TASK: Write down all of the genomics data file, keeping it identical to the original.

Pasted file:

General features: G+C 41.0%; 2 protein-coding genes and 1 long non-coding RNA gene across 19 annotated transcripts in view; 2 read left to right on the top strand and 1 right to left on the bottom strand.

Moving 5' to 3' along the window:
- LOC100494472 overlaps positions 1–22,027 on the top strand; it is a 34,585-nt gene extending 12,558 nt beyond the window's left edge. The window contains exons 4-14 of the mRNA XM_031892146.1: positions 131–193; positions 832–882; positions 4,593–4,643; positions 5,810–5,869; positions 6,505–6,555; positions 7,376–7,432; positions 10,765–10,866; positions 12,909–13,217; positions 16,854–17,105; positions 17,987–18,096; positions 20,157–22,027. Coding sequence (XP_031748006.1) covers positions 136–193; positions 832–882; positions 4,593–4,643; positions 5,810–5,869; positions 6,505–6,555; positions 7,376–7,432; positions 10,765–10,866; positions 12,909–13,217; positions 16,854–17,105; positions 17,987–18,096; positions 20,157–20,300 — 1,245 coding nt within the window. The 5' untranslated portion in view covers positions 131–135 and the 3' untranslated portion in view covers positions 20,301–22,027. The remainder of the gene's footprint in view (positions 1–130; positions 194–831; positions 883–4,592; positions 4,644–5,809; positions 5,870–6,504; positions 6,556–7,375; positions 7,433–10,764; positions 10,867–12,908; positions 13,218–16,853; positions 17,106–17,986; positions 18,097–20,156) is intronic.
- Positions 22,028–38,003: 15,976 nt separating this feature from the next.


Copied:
General features: G+C 41.0%; 2 protein-coding genes and 1 long non-coding RNA gene across 19 annotated transcripts in view; 2 read left to right on the top strand and 1 right to left on the bottom strand.

Moving 5' to 3' along the window:
- LOC100494472 overlaps positions 1–22,027 on the top strand; it is a 34,585-nt gene extending 12,558 nt beyond the window's left edge. The window contains exons 4-14 of the mRNA XM_031892146.1: positions 131–193; positions 832–882; positions 4,593–4,643; positions 5,810–5,869; positions 6,505–6,555; positions 7,376–7,432; positions 10,765–10,866; positions 12,909–13,217; positions 16,854–17,105; positions 17,987–18,096; positions 20,157–22,027. Coding sequence (XP_031748006.1) covers positions 136–193; positions 832–882; positions 4,593–4,643; positions 5,810–5,869; positions 6,505–6,555; positions 7,376–7,432; positions 10,765–10,866; positions 12,909–13,217; positions 16,854–17,105; positions 17,987–18,096; positions 20,157–20,300 — 1,245 coding nt within the window. The 5' untranslated portion in view covers positions 131–135 and the 3' untranslated portion in view covers positions 20,301–22,027. The remainder of the gene's footprint in view (positions 1–130; positions 194–831; positions 883–4,592; positions 4,644–5,809; positions 5,870–6,504; positions 6,556–7,375; positions 7,433–10,764; positions 10,867–12,908; positions 13,218–16,853; positions 17,106–17,986; positions 18,097–20,156) is intronic.
- Positions 22,028–38,003: 15,976 nt separating this feature from the next.